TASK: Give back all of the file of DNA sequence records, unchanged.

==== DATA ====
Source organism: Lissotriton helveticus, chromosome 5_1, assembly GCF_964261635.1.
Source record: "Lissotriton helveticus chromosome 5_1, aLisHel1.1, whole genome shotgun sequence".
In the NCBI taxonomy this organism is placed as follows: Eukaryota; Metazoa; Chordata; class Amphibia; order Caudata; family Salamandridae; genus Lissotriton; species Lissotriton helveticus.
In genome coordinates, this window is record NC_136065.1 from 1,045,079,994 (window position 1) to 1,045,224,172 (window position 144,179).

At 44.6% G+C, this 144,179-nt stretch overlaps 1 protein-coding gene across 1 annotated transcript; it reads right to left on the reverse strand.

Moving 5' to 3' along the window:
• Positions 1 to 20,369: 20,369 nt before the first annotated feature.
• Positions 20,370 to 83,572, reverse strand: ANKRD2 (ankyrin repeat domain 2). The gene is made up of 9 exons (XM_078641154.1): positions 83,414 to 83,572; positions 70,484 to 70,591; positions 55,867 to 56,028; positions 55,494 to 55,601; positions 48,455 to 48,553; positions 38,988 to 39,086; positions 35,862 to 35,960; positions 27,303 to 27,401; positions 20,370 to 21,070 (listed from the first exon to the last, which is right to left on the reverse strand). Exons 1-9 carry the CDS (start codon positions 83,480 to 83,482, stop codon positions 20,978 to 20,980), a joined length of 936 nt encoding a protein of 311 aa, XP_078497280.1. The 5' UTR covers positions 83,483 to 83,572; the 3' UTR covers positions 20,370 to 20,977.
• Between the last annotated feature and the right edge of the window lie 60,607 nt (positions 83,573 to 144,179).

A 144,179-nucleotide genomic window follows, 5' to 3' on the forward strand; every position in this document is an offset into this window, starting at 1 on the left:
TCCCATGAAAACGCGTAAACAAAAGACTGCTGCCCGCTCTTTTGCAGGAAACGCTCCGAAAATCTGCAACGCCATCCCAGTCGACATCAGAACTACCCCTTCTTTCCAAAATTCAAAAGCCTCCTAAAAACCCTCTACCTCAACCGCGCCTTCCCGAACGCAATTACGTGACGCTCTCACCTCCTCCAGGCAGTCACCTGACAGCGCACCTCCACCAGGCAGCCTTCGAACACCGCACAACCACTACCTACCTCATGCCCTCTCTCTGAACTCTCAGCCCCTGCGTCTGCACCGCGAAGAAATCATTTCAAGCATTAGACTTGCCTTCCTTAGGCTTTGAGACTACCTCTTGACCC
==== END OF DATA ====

Source organism: Lissotriton helveticus, chromosome 5_1, assembly GCF_964261635.1.
Source record: "Lissotriton helveticus chromosome 5_1, aLisHel1.1, whole genome shotgun sequence".
In the NCBI taxonomy this organism is placed as follows: Eukaryota; Metazoa; Chordata; class Amphibia; order Caudata; family Salamandridae; genus Lissotriton; species Lissotriton helveticus.
In genome coordinates, this window is record NC_136065.1 from 1,045,079,994 (window position 1) to 1,045,224,172 (window position 144,179).

At 44.6% G+C, this 144,179-nt stretch overlaps 1 protein-coding gene across 1 annotated transcript; it reads right to left on the reverse strand.

Moving 5' to 3' along the window:
• Positions 1 to 20,369: 20,369 nt before the first annotated feature.
• Positions 20,370 to 83,572, reverse strand: ANKRD2 (ankyrin repeat domain 2). The gene is made up of 9 exons (XM_078641154.1): positions 83,414 to 83,572; positions 70,484 to 70,591; positions 55,867 to 56,028; positions 55,494 to 55,601; positions 48,455 to 48,553; positions 38,988 to 39,086; positions 35,862 to 35,960; positions 27,303 to 27,401; positions 20,370 to 21,070 (listed from the first exon to the last, which is right to left on the reverse strand). Exons 1-9 carry the CDS (start codon positions 83,480 to 83,482, stop codon positions 20,978 to 20,980), a joined length of 936 nt encoding a protein of 311 aa, XP_078497280.1. The 5' UTR covers positions 83,483 to 83,572; the 3' UTR covers positions 20,370 to 20,977.
• Between the last annotated feature and the right edge of the window lie 60,607 nt (positions 83,573 to 144,179).

A 144,179-nucleotide genomic window follows, 5' to 3' on the forward strand; every position in this document is an offset into this window, starting at 1 on the left:
TCCCATGAAAACGCGTAAACAAAAGACTGCTGCCCGCTCTTTTGCAGGAAACGCTCCGAAAATCTGCAACGCCATCCCAGTCGACATCAGAACTACCCCTTCTTTCCAAAATTCAAAAGCCTCCTAAAAACCCTCTACCTCAACCGCGCCTTCCCGAACGCAATTACGTGACGCTCTCACCTCCTCCAGGCAGTCACCTGACAGCGCACCTCCACCAGGCAGCCTTCGAACACCGCACAACCACTACCTACCTCATGCCCTCTCTCTGAACTCTCAGCCCCTGCGTCTGCACCGCGAAGAAATCATTTCAAGCATTAGACTTGCCTTCCTTAGGCTTTGAGACTACCTCTTGACCC